Saturday, February 28, 2015

Met - La Donna del Lago - 02/28/15

Composer: Gioachino Rossini
Conductor: Michele Mariotti
Elena: Joyce DiDonato
Giacomo/Uberto: Juan Diego Florez
Malcolm: Daniela Barcellona
Rodrigo: John Osborn
Douglas: Oren Gradus

Few singers have the power to have operas produced for them, and one of the lucky few is the outstanding mezzo-soprano Joyce DiDonato, who has rightfully taken advantage of it by putting in a special request for Rossini's La Donna del Lago. Maybe it was for the pretty melodies she'd get to sing, or for the guilty indulgence of being ardently courted by no fewer than three young men, one of them being no less than the King in disguise, or maybe just for the satisfaction of seeing this pleasant but little known opera enjoy its moment in the spotlight.
Whatever her motives were, the public has followed in droves, and for La Donna del Lago's first run there ever, the Met's opera house was packed to the brim this afternoon with, I may add, what had to be the widest range of age I had ever seen there. A heart-warming sight for a heart-warming opera.

Based on a poem by Sir Walter Scott, La Donna del Lago is a fairly standard operatic cocktail of political turmoil and love entanglements, although this one takes place in Scotland during the first half of the 16th century. But as it is often the case in the bel canto repertoire, the plot is nothing more than an excuse for the composer to let his creative juices freely flow. When the composer is bel canto master Giaochino Rossini, even if one goes for story, chances are one will stay for the music.
Hearing Joyce DiDonato sing live is a priceless treat that will not be turned down by any opera buffs. And when hearing her sing Helena, AKA La Donna del Lago, it is impossible not to come to the conclusion that she is smart artist as well as the young conflicting woman is an ideal part for her to showcase her incredible range, from melting sweetness to sparkling fireworks and everything in between. Moreover, beside her famed coloratura, she is also blessed with fine acting skills, which enabled her to generously give her character, who may not have been that exciting to begin with, a fully realized presence. To top it all off, her "Tanti affetti" was eagerly awaited and magisterially demonstrated why she is unquestionably one of today's top opera singers.
The other big name in the cast, tenor Juan Diego Florez, also happens to be a frequent stage partner of Joyce DiDonato's, a fact that has probably significantly contributed to the palpably high level of comfort between them. But if their chemistry made for some dazzling singing together, he also superbly stood on his own, in particular during the show-stopping aria of Act 2 "Oh fiamma soave". With a technique as astounding as ever and charisma galore, he probably made his dashing King a nicer guy than he deserved, which in turn of course made you wonder why Elena just did not run off with him.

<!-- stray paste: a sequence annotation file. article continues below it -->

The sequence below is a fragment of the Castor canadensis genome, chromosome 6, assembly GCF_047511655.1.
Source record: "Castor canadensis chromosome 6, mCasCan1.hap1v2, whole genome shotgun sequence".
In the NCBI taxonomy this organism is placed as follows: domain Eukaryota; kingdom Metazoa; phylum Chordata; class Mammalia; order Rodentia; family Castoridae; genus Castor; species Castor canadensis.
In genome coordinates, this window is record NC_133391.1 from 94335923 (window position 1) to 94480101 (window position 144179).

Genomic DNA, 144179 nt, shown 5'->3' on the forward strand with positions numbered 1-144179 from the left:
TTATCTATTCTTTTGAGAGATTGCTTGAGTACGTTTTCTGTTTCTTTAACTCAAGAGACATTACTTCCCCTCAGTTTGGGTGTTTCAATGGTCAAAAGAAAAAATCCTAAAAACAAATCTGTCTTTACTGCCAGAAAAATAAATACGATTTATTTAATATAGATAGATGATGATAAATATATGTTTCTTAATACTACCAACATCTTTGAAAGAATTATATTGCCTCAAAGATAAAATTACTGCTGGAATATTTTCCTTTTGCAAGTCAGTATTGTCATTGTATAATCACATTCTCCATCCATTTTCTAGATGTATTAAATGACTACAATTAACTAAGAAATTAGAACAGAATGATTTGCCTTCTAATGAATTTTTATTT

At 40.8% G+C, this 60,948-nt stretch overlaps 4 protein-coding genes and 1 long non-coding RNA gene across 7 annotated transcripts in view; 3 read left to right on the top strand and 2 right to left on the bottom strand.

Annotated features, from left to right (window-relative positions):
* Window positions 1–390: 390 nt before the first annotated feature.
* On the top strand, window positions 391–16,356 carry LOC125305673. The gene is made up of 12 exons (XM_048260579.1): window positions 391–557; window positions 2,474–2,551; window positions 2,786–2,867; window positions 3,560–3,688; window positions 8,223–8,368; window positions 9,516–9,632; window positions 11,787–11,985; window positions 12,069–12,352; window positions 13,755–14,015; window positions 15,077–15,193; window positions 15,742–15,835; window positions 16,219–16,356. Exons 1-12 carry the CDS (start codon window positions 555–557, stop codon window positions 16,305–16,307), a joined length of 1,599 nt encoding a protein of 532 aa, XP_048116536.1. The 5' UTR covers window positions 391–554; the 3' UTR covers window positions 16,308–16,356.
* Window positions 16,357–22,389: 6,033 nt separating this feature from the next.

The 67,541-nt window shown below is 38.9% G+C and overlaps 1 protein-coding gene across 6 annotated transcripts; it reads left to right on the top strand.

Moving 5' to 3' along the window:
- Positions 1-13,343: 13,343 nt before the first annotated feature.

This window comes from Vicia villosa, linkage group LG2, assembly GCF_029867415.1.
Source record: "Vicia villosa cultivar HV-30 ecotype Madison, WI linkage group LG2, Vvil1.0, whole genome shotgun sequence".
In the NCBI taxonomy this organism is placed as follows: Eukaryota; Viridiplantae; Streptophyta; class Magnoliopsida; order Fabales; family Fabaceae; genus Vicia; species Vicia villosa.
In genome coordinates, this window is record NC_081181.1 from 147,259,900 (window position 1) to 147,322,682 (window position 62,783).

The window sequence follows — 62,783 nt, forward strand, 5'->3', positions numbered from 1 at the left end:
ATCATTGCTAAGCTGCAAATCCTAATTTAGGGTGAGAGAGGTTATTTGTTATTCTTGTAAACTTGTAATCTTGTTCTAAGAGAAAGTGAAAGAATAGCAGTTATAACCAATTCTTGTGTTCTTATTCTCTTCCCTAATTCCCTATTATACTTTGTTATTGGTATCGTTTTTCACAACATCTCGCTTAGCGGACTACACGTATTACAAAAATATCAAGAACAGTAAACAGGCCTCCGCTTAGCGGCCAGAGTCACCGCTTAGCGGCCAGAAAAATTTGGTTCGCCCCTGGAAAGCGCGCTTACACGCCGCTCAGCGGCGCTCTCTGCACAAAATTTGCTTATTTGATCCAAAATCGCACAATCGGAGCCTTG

Rodrigo, the heroic chief of the rebellious highlanders who has decided to make Elena his bride was impersonated by John Osborn, who handled the opera's other challenging tenor part with bravura and commitment. Malcolm, the young man who stole Elena's much in demand heart was actually mezzo-soprano Daniela Barcellona. A trouser role regular, she made the most of her frumpy look and sang with nuance and conviction. The last, but definitely not least, man in Elena's life was her father, Douglas, to whom bass Oren Gradus equally imparted fierce patriotism, deep fatherly love and natural gruff.
All the splendid singing made the three hours go fast, but they would have gone even faster if the production had been of the same level. Unfortunately, the earthy-tone sets and costumes were really minimalist, which probably worked well in Santa Fé since they could benefit from glorious desert vistas at sunset in the background, but in the Met's cavernous opera house, they looked mostly drab, except for the last scene, in which the sumptuous costumes of the courtiers were all in refined shades of yellow.
The richly lyrical music is of course the main reason to attend La Donna del Lago. From virtuosic arias to dazzling ensembles, the score keeps on coming up with stunning melodies, which not only powerfully express high-voltage human emotions but also winningly convey the mysterious beauty of faraway Scotland. This afternoon, conductor Michele Mariotti drew a genuinely inspired performance from the always excellent orchestra, and the chorus did its usual impeccable job. I had come for the music, and I stayed for the music.

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